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This question already has an answer here:

I want to practise my speaking skills in Russian but I have no conversation partner knowing Russian pretty well to correct all my mistakes. What should I do?

marked as duplicate by fi12, Hatchet, Flimzy, callyalater, Tom Au Jun 10 '16 at 0:24

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My approach has always been to increase input - this will automatically improve your output without you having to make a conscious effort.

In practical terms it means increasing your exposure to the language and culture in any possible ways, i.e. passive listening and watching as much real life material as you can without making any effort to actually understand and parse what you hear and see.

It is important to relax, and not set the goal to actually understand everything, but rather open up to the linguistic and cultural stream and absorb the patterns and the frequencies, exactly like you did with your mother tongue.

Hearing something and not being able to understand it makes most people uncomfortable, they often give up and quit, because we tend to invalidate ourselves and our abilities when we don't see immediate results.

Most people don't realize that passive listening with relatively low percentage of decoded information is in fact progress.

While a child will keep listening and absorb the linguistic input even if they cannot decode the data, adults will typically shut off and block any input simply because they might have a strong idea that "I don't understand" or "It makes no sense" - this is a BIG way in which adults are different from children. Children don't judge themselves based on immediate results - although of course they eventually learn to do it as part of their 'education'.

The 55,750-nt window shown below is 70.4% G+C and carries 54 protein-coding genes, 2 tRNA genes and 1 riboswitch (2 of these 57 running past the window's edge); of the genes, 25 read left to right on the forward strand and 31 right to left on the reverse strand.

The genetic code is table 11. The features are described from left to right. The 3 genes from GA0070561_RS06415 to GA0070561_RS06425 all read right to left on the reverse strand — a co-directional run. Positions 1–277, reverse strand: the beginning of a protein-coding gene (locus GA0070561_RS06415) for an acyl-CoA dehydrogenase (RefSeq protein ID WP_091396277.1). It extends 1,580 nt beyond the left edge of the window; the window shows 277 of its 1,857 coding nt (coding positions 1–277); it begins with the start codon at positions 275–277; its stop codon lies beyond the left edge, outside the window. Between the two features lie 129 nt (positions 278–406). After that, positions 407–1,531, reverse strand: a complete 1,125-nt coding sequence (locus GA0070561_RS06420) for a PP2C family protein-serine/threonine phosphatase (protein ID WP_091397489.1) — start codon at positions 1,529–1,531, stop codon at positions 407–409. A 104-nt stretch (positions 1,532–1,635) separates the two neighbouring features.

Paradoxically, but the adult ego can completely block knowledge and skill acquisition for the sole reason that it does not get visible and immediate gratification. This is a byproduct of our Pavlov-dog-based gratification education system and can block people from any kind of learning process which does not give instant results.

Once you overcome this purely psychological barrier, you'll be able to watch/listen original material without the need to understand it all, and without invalidating and blaming yourself for not being a genius.

If you keep up your regular exposure you'll inevitably see results - it might take longer than you originally expected, but as a reward, your output will become natural.

Let your 'subconscious' do all the hard work!

PS. There is widespread belief that access to a native speaker can give you a significant boost with a foreign language. In my experience this is not the case — while it is definitely very useful, the efficiency is quite low, especially when the native speaker is not an experienced professional teacher, and you both have a fallback language. Of course, a native speaker will provide you some exposure, but won't provide enough exposure to cause a qualitative boost. A trip to a foreign country is way more efficient, since this is exactly the case when your survival depends on being able to communicate in that language. But again, the existence of a fallback language can "ruin" the experience.

  • Welcome to Language Learning! – fi12 Jun 5 '16 at 20:01
  • I agree completely. – V.V. Jun 6 '16 at 10:46
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In addition to the accepted answer here,

I'd also suggest checking Conversation Exchange, which helps you connect with other people learning the same language as you across the globe. Here's the page for Russian (if you sign up and download the mobile app, you can have voice chats to improve your pronunciation in Russian).

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